Adjusting Images

Original photo

Often, you'll find yourself working with photos that just aren't all that great. You know what I'm talking about. We've all seen them (you may even have taken some of them!): the overexposed, the underexposed, the "whoops I forgot to turn on the flash," and the scary red-eye snaps. It's just as well that we've made friends with Photoshop, because it has some handy tools thatwe canusetosalvage those photos.

In the following solutions, I'll introduce you to these tools. However, the ways in which you use them will depend on the images you work with. Feel free to make adjustments to make these techniques work for you!

Using Overlay blend mode

Target: rnatchcolor.psd (mother chil..., RGB/8)

D Ignore Selection when Applying Adjustment

Luminance 100

0 Preview

Using Overlay blend mode

Target: rnatchcolor.psd (mother chil..., RGB/8)

D Ignore Selection when Applying Adjustment

Luminance 100

Color Intensity

Fade

0 Preview

Image Statistics

0 Use Selection in Source to Calculate Colors 0 Use Selection in Target to Calculate Adjustment

Source: j motherchild^.psd |y Layer: mother child photo 2 v merit

| Load Statistics... | i Save Statistics... i merit

Making Whites Whiter

Solution

In this solution, I'm working with a winter photograph that looks like it was taken with a twice-dropped disposable camera. As you can see, the original photo is very dim, and the snow looks gray and dingy.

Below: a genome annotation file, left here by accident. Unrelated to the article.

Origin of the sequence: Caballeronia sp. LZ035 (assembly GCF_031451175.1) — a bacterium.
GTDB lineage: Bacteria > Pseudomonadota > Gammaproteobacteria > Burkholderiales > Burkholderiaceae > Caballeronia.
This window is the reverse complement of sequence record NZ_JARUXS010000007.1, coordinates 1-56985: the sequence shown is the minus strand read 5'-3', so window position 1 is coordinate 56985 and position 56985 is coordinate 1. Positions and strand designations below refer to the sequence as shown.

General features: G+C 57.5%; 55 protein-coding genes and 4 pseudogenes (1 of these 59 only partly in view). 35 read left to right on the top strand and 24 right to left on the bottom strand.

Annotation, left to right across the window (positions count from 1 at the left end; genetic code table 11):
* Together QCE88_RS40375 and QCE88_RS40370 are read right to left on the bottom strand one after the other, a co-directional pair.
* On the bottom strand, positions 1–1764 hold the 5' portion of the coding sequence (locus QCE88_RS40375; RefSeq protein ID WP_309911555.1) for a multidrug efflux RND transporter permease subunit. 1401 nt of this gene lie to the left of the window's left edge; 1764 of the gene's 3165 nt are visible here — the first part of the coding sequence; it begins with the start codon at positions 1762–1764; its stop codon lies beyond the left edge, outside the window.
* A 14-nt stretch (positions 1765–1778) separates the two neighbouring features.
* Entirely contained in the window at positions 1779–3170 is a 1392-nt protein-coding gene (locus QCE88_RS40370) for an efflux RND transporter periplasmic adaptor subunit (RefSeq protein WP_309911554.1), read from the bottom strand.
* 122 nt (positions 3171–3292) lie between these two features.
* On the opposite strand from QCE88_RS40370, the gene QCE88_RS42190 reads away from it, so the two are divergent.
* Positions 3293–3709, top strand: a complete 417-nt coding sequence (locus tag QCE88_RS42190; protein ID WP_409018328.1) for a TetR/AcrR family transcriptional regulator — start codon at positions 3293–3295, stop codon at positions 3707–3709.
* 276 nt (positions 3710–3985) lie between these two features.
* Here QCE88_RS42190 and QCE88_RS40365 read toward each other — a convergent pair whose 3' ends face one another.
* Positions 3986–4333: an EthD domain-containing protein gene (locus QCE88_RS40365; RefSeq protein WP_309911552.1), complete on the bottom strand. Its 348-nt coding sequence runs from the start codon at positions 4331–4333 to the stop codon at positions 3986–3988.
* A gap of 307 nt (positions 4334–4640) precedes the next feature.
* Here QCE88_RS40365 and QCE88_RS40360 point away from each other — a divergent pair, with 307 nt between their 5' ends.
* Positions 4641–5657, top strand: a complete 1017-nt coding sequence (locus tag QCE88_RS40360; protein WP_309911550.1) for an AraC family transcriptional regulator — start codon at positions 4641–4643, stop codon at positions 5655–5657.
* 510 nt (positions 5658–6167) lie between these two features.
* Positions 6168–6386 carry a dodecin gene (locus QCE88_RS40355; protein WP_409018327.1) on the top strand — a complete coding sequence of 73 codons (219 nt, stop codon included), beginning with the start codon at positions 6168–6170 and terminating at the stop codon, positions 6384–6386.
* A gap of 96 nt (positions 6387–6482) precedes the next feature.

Gradient...

Pattern,,,

| Normal

Levels... rv

Curves... 1 Color Balance... Brightness/Contrast,,,

Lock: □ J 4*

K3phot

Hue/Saturation... Selective Color... Channel Mixer,,, Gradient Map,,, Photo Filter...

Threshold...

F^terize,,,

Creating a new adjustment layer

Original photograph

Let's fix it. Click on the Create new fill or adjustment layer button at the bottom of the Layers palette, and choose Levels... from the menu that appears, as shown in the image on the left.

Creating a new adjustment layer

The Levels dialog box will appear. Make the snow whiter by clicking and dragging the Input Levels white slider arrow towards the left, as shown in the example below. I've moved mine so that it's immediately beneath the end of the graph.

Increasing the whiteness

Increase the brightness of the image by dragging the gray slider arrow (the one in the middle) to the left, as shown in the example below.

Increasing the brightness

When you're satisfied, click OK to close the Levels dialog box. The example below compares the original photograph with my levels-adjusted image.

Original

With Levels Adjustment

Original

With Levels Adjustment

Original photograph compared with adjusted image
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Photoshop Secrets

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